The Bubble Predictions Continue…and Ted Knight

It’s easy to grin when your ships comes in and you have the stock market beat…but a man worthwhile is a man that can smile, when his shorts are too tight in the seat..

Ted Knight, Caddy shack

I miss Ted Knight. I know this quote by heart and I learned it before I cared about stocks and markets. I just loved Caddyshack.

The past few weeks have seen a new wave of ‘bubble’ talk. Mark Cuban got it started. I did not read it.

A NYC finance professor just posted a Mark Cuban takedown. I did not read it, but here it is. It’s probably loaded with data.

The professor is using the same fancy data he used to say Facebook was fairly valued at $38/share. He is only off so far by $138 billion. Maybe he should teach at Devry?

I try to live by this saying in the markets….Best tell me what you ARE doing than what I SHOULD do. Price and bubble predictions are useless.

Right now, the animal sprits have been raging in some areas of technology and especially biotech. The same biotechs that our FED chairman #Yellen said were overvalued 47 percent ago.

My problem with biotechs (not so much the biotech index like $IBB) has always been my lack of understanding of the metrics. Take a look at this statistic:

Winning biotechs do have cash flow, so they are not the same say as Gold or other commodities, but the boom is very subjective and highly tied to emotion. I struggle trading emotion other than at extremes.

Nobody knows when the boom will end, but as ted Knight says…’It is easy to grin…


  1. colodude says:

    In a completely unrelated matter, Howard, how’s the island home? I remember you went for broke when it became available. Has it measured up? I would assume so, but one never knows unless one asks….

  2. So much for that ‘obvious’ Facebook bubble at $38. These bubbleheads are worse than broken clocks in that the are never right, or at least much less than twice a day.In regard to Mark Cuban. I don’t even bother wasting my time entertaining that bubble mysticism. The tape matters. Reality matters. People, funds, institutions want ‘in’ on Facebook, snapchat, uber, Apple etc. As you say ride the trend.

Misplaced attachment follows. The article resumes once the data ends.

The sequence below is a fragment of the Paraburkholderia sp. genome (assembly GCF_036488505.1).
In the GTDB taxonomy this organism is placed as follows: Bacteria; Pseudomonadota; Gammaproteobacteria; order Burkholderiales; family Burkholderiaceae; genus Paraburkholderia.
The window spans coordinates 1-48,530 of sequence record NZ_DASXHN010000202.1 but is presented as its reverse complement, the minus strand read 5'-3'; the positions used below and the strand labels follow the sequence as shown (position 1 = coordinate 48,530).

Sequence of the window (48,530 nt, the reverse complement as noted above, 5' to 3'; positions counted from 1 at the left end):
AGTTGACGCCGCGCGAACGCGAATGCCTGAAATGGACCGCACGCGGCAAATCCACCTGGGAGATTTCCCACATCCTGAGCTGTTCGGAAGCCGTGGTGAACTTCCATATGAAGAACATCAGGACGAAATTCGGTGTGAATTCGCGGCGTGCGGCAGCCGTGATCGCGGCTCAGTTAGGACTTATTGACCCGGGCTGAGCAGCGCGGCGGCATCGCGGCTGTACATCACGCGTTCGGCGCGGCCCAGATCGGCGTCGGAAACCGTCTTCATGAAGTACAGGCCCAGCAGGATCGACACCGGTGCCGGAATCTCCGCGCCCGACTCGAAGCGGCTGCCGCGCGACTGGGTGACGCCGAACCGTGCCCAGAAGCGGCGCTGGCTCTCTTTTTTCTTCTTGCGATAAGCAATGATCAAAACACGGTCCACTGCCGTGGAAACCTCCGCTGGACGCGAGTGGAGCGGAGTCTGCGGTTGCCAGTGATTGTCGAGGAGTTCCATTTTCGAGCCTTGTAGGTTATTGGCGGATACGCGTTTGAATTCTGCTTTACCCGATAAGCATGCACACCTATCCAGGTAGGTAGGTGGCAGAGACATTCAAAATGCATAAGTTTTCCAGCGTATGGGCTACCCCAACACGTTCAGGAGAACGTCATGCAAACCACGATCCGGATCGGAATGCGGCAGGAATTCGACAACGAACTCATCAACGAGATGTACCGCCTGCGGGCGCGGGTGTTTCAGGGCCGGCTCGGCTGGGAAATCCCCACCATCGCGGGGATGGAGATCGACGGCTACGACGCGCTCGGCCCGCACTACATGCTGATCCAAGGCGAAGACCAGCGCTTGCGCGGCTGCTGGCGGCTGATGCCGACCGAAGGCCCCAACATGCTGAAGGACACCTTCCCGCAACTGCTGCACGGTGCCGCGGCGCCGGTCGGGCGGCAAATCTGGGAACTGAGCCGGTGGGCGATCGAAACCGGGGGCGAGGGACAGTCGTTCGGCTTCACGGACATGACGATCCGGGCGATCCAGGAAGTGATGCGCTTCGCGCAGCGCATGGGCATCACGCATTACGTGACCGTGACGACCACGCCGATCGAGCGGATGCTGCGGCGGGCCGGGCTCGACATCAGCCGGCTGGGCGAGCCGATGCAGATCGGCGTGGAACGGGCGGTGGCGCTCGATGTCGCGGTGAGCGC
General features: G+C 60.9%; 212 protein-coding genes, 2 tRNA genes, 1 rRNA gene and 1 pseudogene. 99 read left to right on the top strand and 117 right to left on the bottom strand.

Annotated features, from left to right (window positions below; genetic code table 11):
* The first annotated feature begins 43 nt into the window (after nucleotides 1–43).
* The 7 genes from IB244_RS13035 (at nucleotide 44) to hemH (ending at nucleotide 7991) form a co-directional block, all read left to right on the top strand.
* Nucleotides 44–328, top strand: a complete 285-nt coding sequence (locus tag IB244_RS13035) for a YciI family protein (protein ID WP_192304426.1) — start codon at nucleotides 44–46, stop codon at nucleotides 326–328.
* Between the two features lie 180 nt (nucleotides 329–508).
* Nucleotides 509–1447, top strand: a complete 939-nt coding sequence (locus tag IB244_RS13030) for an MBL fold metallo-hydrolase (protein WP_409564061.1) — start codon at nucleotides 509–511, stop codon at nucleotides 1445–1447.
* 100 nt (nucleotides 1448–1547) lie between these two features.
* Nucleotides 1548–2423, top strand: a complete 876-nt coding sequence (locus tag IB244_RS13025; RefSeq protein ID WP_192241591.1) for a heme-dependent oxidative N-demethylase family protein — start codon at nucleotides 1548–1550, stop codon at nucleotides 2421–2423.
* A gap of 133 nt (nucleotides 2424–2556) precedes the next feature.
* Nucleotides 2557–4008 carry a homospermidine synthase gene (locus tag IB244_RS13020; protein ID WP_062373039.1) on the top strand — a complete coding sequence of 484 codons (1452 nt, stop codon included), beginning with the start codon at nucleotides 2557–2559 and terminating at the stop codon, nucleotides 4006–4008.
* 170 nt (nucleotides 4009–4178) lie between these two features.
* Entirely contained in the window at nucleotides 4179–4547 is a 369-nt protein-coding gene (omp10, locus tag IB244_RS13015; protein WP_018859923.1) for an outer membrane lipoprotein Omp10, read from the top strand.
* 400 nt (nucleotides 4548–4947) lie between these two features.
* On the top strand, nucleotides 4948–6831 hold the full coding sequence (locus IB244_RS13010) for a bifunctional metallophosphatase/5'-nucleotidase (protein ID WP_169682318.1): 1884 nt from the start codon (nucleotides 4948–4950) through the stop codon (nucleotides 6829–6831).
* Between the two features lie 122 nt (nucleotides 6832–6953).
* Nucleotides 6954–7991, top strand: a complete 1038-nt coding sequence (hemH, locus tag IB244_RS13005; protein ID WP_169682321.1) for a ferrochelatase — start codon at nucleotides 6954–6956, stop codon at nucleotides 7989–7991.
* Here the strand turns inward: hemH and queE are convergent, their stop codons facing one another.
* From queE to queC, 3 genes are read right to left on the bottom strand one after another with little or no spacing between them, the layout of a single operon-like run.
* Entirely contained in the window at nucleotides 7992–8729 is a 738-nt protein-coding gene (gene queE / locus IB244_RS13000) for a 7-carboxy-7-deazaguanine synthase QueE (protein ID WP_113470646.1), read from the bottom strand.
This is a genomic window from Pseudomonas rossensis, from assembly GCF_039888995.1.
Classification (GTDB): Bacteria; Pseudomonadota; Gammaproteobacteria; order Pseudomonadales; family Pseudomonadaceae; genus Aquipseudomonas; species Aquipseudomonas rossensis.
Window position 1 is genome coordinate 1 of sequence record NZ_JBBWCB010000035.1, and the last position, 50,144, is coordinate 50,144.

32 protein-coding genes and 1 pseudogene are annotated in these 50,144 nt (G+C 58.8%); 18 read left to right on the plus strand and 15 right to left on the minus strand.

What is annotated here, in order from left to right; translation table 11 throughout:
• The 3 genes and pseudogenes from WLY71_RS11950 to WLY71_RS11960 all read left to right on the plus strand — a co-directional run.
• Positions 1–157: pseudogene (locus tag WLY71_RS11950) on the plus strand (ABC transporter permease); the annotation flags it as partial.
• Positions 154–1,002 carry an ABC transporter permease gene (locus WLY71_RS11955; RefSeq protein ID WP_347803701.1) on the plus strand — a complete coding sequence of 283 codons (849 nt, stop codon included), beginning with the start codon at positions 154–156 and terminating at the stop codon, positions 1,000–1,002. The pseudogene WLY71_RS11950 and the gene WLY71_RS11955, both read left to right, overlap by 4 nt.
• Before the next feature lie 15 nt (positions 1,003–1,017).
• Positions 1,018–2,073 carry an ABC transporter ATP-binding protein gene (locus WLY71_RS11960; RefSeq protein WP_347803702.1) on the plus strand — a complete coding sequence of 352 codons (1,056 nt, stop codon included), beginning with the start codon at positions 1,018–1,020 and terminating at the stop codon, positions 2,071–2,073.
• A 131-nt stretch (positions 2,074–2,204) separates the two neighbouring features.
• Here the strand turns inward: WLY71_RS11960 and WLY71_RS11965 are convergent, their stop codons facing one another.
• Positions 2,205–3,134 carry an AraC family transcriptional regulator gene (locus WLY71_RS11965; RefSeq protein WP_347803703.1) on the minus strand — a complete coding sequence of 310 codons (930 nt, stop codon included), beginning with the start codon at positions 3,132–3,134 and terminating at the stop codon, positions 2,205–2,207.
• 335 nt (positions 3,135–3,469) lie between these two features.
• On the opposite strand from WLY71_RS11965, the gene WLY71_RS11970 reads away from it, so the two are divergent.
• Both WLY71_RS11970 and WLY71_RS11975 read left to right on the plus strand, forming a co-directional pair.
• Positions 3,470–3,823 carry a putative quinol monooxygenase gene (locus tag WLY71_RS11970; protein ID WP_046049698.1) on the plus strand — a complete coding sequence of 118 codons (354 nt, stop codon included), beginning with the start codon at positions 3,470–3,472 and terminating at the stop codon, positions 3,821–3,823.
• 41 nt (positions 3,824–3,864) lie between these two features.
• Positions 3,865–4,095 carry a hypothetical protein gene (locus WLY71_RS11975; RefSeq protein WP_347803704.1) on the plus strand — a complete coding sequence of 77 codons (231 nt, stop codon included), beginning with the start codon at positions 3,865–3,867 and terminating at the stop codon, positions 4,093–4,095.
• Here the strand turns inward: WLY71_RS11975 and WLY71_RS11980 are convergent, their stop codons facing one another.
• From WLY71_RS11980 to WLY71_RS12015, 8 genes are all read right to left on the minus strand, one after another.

3. Cybercash28 says:

    You said…Trend, find them, ride them and get off …
    I would add..Even when prices outpaced valuation.

  4. Tangent Style says:

    In defense of Professor Damodaran, FB at the time was not worth what it’s worth now. The company has ADDED value since the IPO, which should surprise no one. There was a lot of uncertainty at the IPO, and it was clarified over time.

  5. MoreFreedom2 says:

    “Best tell me what you ARE doing than what I SHOULD do. Price and bubble predictions are useless.”

    Facebook with a P/E of about 62 (yielding 1.6% return), it’s fairly valued compared to investing in 5 year treasury bonds yielding 1.6%. But if/when investors no longer consider the US government a good investment, then it won’t be fairly valued. Considering that US debt as a % of GDP is now over 100% things are getting a bit scary.

    Also consider, per Kotlikoff at the NYT:
    “I calculate that the “fiscal gap” — a yardstick of total government indebtedness that I’ve worked on with the economists Alan J. Auerbach and Jagadeesh Gokhale — was $210 trillion last year, up from $205 trillion the previous year. Thus $5 trillion was the true deficit.” Kotlikoff also points out that grandma’s Social Security payments aren’t included in the official debt, while her income from treasury bonds is. This explains the accounting fraud being perpetrated by the US government.

    I’d rather own something of value or something that produces value, rather than a promise from government.

Comments are closed.